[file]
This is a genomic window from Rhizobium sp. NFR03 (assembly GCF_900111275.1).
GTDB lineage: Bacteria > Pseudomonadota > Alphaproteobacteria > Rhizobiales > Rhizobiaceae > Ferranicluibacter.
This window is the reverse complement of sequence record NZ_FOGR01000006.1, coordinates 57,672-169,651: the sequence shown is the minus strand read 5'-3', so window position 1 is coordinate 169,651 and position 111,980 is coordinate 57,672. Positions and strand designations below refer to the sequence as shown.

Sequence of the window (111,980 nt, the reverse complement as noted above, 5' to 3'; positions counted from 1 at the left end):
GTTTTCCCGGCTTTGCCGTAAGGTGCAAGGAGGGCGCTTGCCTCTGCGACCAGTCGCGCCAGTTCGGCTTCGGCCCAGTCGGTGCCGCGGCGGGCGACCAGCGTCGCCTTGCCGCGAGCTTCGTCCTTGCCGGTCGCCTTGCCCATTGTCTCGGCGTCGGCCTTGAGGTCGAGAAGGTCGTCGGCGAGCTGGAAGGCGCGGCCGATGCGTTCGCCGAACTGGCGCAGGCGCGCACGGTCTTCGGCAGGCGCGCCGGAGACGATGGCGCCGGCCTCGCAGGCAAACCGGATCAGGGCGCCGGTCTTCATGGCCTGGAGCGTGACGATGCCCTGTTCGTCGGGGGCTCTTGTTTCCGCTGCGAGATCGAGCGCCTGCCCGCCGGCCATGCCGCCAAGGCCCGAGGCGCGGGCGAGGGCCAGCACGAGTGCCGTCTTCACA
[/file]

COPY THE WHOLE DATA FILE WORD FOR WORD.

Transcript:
This is a genomic window from Rhizobium sp. NFR03 (assembly GCF_900111275.1).
GTDB lineage: Bacteria > Pseudomonadota > Alphaproteobacteria > Rhizobiales > Rhizobiaceae > Ferranicluibacter.
This window is the reverse complement of sequence record NZ_FOGR01000006.1, coordinates 57,672-169,651: the sequence shown is the minus strand read 5'-3', so window position 1 is coordinate 169,651 and position 111,980 is coordinate 57,672. Positions and strand designations below refer to the sequence as shown.

Sequence of the window (111,980 nt, the reverse complement as noted above, 5' to 3'; positions counted from 1 at the left end):
GTTTTCCCGGCTTTGCCGTAAGGTGCAAGGAGGGCGCTTGCCTCTGCGACCAGTCGCGCCAGTTCGGCTTCGGCCCAGTCGGTGCCGCGGCGGGCGACCAGCGTCGCCTTGCCGCGAGCTTCGTCCTTGCCGGTCGCCTTGCCCATTGTCTCGGCGTCGGCCTTGAGGTCGAGAAGGTCGTCGGCGAGCTGGAAGGCGCGGCCGATGCGTTCGCCGAACTGGCGCAGGCGCGCACGGTCTTCGGCAGGCGCGCCGGAGACGATGGCGCCGGCCTCGCAGGCAAACCGGATCAGGGCGCCGGTCTTCATGGCCTGGAGCGTGACGATGCCCTGTTCGTCGGGGGCTCTTGTTTCCGCTGCGAGATCGAGCGCCTGCCCGCCGGCCATGCCGCCAAGGCCCGAGGCGCGGGCGAGGGCCAGCACGAGTGCCGTCTTCACA